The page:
How employers can combat mental health stigma
May 1 marks the start of Mental Health Awareness Month. Given that almost half of us will suffer from stress, depression, anxiety or some other mental health conditions in our lifetime, one might question if we need the reminder. But this annual effort signifies a much-needed national movement to address one of the biggest barriers we face in combatting these issues: stigma.
Despite the high prevalence of mental health issues, 57% of those in need don’t receive treatment. Many employers have identified stigma as a factor. Consider the fact that only 25% of adults with symptoms believe people are caring and sympathetic to people with mental illness. How does this real fear of stereotyping negatively impact employees?
Employees may be afraid to admit, even to themselves, that they need support with mental health. Or they may not be aware that the reason they are suffering may be anxiety of depression. Those who do seek treatment may be afraid to leave the office on a regular basis for therapy appointments as their co-workers and employer may notice. Many fear negative repercussions of their employer finding out they experience a mental health condition. A 2017 survey shows that 31% of employees identify they would be afraid of being labeled as weak, and 22% fear it would impact their promotion opportunities. We won’t make progress until we begin to talk about and treat mental illness the way we do other chronic conditions such as diabetes and cardiovascular disease.
How can employers make strides to reduce the shame, encourage treatment and create a stigma-free culture in the workplace?
· Talk about mental health as a natural extension of overall health, create opportunities for people to speak about these issues and offer support before it may even be needed.
· Educate employees so they can challenge misconceptions and mind their words. Encourage people to speak up when someone spreads a stereotype or inaccurate information and avoid disrespectful language such as “crazy” or “insane.”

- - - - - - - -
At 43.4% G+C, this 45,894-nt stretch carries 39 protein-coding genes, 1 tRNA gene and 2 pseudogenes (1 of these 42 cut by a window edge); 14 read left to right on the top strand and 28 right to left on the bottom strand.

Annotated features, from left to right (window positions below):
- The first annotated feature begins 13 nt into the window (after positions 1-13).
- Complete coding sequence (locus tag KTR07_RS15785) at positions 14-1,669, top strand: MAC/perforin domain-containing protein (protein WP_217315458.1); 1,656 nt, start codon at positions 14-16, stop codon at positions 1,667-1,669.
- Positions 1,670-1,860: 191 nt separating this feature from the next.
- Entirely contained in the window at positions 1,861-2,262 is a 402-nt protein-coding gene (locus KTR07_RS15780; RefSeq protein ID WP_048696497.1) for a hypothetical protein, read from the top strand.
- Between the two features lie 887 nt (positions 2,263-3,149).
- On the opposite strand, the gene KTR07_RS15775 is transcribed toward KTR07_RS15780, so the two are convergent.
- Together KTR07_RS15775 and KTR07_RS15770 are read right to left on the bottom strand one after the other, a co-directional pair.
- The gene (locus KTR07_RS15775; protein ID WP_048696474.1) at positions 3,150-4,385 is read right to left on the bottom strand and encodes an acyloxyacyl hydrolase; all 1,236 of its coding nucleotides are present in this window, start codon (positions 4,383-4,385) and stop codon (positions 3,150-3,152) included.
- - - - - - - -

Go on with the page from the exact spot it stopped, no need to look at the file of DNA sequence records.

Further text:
· Build a culture of tolerance by participating in programs such as Stamp Out Stigma, an initiative to reduce the stigma surrounding mental illness and substance use disorders by challenging everyone to transform the dialogue on mental health and addiction through education and support. Another program is Right Direction, an initiative that offers free tools for employers to address depression in the workplace.
· Understand and honor the intent of the federal Mental Health Parity and Addiction Equity Act which is to improve access to appropriate treatment for people suffering from mental health disorders and extend equal coverage to all aspects of health insurance plans.
· Make benefit design choices that make seeking care convenient and private (telehealth, seek care through primary care) to encourage people to use it; waive co-pays, etc.
Employers that have implemented similar strategies and focused on the mental health and wellbeing of their workforce have found that employees are more productive and innovative, generate higher sales, and lead to more profitable organizations. The bonus is lower healthcare cost, lower turnover, less sick leave and burnout.
As more companies act to improve the mental health and wellbeing of their workforce and we begin to normalize the conversation, more employees will be aware that they may have a condition and seek help. We’ve got a long way to go, but slowly and surely, we’re changing the way we think about mental illness and replacing the stigma with acceptance and support. Employers are in the ideal position to make an impact.